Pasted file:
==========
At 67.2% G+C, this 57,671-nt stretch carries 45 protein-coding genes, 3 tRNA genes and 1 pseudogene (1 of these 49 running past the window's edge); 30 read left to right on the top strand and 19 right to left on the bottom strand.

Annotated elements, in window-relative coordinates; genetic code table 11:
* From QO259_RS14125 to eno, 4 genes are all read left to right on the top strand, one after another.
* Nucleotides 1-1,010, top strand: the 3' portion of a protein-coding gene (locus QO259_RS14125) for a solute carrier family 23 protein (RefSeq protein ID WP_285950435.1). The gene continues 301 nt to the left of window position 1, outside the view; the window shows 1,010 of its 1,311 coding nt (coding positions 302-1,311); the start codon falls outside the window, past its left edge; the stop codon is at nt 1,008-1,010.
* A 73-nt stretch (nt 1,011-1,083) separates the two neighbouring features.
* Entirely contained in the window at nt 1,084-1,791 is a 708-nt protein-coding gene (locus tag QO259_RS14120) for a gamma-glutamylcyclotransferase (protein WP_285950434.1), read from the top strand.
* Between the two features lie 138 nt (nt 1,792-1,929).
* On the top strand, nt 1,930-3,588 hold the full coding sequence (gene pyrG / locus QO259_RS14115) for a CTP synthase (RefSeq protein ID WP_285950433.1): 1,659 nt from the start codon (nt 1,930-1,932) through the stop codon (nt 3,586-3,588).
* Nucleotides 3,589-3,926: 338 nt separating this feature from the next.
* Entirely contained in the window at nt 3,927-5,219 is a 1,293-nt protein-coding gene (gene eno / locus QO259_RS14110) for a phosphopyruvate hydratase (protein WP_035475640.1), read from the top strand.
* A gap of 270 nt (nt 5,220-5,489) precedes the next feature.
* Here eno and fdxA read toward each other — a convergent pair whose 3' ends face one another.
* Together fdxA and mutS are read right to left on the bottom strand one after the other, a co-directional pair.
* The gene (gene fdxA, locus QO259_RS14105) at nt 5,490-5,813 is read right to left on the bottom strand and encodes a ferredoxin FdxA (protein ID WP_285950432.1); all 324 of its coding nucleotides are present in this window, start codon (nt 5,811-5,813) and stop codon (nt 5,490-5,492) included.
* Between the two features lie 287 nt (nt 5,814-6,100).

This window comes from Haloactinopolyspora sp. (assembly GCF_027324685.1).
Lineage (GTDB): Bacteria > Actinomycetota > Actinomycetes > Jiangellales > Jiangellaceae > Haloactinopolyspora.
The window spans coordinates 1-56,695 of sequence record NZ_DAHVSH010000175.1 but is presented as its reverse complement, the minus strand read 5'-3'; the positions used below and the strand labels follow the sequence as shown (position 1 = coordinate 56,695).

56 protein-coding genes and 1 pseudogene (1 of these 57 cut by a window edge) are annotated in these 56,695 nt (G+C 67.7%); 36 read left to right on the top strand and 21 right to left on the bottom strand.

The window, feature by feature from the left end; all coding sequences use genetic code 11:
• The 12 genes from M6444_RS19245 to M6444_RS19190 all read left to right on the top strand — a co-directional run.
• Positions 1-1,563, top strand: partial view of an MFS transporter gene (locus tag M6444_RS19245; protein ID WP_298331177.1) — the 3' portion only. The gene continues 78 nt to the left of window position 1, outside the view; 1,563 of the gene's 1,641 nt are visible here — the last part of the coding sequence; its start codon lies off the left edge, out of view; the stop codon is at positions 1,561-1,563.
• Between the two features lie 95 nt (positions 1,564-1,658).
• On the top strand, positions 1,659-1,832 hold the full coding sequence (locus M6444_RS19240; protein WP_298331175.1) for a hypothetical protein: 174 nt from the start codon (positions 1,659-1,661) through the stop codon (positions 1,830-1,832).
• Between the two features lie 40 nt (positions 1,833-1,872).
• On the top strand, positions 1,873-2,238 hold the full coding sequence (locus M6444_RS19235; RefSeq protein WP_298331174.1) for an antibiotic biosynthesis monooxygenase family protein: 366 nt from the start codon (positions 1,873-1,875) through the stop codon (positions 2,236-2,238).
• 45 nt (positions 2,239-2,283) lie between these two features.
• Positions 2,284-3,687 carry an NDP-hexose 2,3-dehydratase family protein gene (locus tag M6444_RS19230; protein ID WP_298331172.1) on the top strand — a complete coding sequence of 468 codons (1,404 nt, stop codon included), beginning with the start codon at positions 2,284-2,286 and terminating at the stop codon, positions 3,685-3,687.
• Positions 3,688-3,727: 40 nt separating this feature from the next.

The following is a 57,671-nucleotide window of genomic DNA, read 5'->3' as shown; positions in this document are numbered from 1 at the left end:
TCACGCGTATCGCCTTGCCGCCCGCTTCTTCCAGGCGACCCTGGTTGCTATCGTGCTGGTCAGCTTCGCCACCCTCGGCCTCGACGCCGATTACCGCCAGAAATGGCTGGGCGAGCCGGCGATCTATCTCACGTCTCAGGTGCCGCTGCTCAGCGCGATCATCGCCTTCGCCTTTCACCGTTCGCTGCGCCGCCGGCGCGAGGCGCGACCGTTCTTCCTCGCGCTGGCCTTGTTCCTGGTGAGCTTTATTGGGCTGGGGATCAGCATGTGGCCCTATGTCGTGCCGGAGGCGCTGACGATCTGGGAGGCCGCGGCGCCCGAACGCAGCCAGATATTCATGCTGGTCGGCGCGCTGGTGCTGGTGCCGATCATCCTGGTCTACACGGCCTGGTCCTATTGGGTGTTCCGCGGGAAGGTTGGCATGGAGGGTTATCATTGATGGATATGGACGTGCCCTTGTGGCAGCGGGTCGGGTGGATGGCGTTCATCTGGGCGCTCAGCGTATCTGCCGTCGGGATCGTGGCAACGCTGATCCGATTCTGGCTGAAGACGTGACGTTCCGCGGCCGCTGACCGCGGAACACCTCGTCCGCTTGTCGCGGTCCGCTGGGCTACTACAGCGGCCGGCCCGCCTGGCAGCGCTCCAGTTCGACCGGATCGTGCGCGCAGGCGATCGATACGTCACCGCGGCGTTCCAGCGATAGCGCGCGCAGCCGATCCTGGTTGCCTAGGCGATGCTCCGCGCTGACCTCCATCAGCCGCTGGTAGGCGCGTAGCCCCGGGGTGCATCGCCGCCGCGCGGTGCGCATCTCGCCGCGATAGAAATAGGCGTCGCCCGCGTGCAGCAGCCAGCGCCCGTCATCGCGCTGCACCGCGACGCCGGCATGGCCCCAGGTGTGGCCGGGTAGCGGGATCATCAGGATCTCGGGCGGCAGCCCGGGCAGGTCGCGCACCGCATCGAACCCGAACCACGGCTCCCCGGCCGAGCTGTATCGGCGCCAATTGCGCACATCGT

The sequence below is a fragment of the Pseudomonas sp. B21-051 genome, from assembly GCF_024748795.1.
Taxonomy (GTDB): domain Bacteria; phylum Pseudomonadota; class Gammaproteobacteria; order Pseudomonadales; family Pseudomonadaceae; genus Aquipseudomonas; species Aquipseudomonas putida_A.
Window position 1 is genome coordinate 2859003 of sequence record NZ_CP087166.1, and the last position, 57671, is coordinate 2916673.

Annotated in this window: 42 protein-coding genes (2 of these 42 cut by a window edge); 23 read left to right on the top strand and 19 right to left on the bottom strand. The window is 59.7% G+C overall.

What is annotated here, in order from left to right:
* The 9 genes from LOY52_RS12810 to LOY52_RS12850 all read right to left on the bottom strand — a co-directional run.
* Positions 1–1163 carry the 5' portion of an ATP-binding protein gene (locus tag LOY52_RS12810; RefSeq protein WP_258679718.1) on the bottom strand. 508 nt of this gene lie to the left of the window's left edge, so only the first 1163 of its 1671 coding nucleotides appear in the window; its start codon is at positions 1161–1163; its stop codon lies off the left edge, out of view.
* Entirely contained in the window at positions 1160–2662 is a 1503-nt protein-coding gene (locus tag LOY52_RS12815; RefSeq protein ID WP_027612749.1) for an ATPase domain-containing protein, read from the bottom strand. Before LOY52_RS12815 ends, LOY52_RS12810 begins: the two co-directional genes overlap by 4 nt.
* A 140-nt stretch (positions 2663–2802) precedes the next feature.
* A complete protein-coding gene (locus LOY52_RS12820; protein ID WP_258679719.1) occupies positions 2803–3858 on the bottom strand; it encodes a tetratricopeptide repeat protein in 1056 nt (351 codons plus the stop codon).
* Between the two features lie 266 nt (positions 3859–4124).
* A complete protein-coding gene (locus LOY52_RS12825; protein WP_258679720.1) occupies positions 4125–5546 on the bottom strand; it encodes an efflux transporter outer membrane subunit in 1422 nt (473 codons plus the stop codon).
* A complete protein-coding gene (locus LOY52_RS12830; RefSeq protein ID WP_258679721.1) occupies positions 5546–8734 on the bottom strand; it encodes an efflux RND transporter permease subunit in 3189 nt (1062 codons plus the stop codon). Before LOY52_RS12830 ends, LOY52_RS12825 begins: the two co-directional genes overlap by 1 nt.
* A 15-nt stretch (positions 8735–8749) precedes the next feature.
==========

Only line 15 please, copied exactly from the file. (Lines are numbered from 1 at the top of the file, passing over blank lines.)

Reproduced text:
* Between the two features lie 287 nt (nt 5,814-6,100).